making sure the same systems are being followed overseas. We have
very effective document control systems in the U.S. They’re very good
overseas at setting something up to run a million in a row, but when
a company has to make changes to the product or process, that’s
when I worry about the quality of the final product. That’s the kind
of challenge you face when you start an operation overseas.”
Brazil Fast Facts:
AREA: 8,514,876 square kilometers
LABOR FORCE: 103.6 million
POPULATION: 191 million
NUMBER OF CITIES: 5,565
NUMBER OF HOMES: 58 million
MEDICAL DEVICE SECTOR REVENUES, 2010: $4.79
billion (U.S. dollars)
EXPORTS: In 2010, the country shipped $84.4 million in
dental products globally. Laboratory product exports totaled
$55.8 million, while radiology device shipments amounted
to $25.2 million. Worldwide medical and hospital equipment
exports were worth $47.2 million.
IMPORTS: The United States was the top seller of dental,
medical, hospital and laboratory equipment to Brazil in 2010.
Rounding out the top five were Germany (No. 2), China,
Japan and Malaysia.
DOMESTIC INVESTMENT: From 2003 to March 2010,
Brazil invested more than $3.6 billion in infrastructure, research and technology in its health sector. Resources came
from the federal government, the Brazilian Economic and
Social Development Bank, and research agencies.
NUMBER OF MEDICAL FIRMS: 450. About 70 percent of
the companies operating in Brazil’s medical sector export
products to 180 countries on five continents.
*source: 2010 U.S. Census Bureau, CIA World Factbook and ABIMO
(Brazilian Medical Devices Manufacturers Association).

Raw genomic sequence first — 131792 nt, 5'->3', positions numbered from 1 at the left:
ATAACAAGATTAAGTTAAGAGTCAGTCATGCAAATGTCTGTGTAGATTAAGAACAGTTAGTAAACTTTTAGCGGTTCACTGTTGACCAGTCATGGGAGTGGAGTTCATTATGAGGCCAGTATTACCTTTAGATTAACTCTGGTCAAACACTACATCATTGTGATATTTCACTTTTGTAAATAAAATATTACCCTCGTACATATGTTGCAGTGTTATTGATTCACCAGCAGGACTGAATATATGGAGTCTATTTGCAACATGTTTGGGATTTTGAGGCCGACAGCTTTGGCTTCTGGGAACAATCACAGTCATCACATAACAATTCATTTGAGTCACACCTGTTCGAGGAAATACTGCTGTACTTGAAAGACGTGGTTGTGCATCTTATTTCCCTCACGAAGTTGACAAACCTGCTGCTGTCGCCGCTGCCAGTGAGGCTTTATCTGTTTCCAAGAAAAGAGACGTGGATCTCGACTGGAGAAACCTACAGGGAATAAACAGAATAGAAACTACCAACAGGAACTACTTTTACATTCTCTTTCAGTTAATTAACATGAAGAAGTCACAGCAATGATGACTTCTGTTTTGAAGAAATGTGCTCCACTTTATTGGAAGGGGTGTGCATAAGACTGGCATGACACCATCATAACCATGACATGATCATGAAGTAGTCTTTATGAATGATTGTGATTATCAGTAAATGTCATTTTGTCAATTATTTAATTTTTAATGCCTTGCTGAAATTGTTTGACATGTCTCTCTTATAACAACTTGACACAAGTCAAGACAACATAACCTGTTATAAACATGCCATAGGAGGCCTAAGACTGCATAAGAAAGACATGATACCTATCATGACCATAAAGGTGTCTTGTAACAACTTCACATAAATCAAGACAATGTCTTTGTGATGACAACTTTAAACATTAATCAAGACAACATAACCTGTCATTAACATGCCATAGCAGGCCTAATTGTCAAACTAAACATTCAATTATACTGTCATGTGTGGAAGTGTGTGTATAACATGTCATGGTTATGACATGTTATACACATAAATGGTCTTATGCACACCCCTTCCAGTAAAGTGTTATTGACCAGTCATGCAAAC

The globalization of the medical device market over the last several
decades has sparked a demand for more innovative products worldwide, particularly in emerging markets where growing middle class
populations are spending more of their disposable incomes on discretionary items and services such as healthcare that were impossible just 10 years ago. The United Nations Population Division and
Goldman Sachs estimate that China’s middle class, for instance, will
be roughly four times the size of America’s middle class within a
generation. India’s middle class, meanwhile, is expected to hit 1.07
billion people in just 20 years.
Consequently, orthopedic manufacturers no longer can afford to
disregard such markets. Armed with a burgeoning consumer buying
ability and economies that have shown remarkable resiliency to the
globe’s financial follies (both past and present), international locales
have evolved from low-cost country options to a necessary ingredient for long-term growth. As Oberg’s Bonvenuto told ODT: “You
can’t ignore the population growth and the wealth accumulation
that is occurring in the [emerging] regions of the world. They will be
a source of growth for the orthopedic industry in years to come. The
OEMS’s are clearly focused on these (emerging) regions for growth.
As a contract manufacturer you have to develop a strategy that has
your business participating along side the OEM’s.” ;
ODT • 59